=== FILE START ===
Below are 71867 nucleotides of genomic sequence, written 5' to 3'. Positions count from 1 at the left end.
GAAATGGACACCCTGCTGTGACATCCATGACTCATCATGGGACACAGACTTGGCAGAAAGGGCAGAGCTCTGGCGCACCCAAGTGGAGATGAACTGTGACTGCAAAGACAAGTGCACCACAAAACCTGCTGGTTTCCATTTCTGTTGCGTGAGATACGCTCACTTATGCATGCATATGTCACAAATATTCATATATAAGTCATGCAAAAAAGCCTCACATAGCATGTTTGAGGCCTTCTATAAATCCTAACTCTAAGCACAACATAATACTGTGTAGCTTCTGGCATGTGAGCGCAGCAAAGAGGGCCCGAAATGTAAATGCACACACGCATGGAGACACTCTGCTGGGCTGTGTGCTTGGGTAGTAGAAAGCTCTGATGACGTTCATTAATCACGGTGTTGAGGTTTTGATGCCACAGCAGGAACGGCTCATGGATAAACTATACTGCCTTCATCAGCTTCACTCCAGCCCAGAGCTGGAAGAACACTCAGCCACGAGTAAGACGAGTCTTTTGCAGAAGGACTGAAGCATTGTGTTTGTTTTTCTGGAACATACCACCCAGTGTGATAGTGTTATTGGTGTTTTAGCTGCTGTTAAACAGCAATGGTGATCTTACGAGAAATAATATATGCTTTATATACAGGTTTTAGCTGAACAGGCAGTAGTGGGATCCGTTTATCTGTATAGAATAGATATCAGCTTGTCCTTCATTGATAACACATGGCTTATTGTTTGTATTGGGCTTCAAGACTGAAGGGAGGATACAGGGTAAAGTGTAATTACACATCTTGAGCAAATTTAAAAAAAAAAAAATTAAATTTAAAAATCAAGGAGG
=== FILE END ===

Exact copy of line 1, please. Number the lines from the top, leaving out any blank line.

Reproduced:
Below are 71867 nucleotides of genomic sequence, written 5' to 3'. Positions count from 1 at the left end.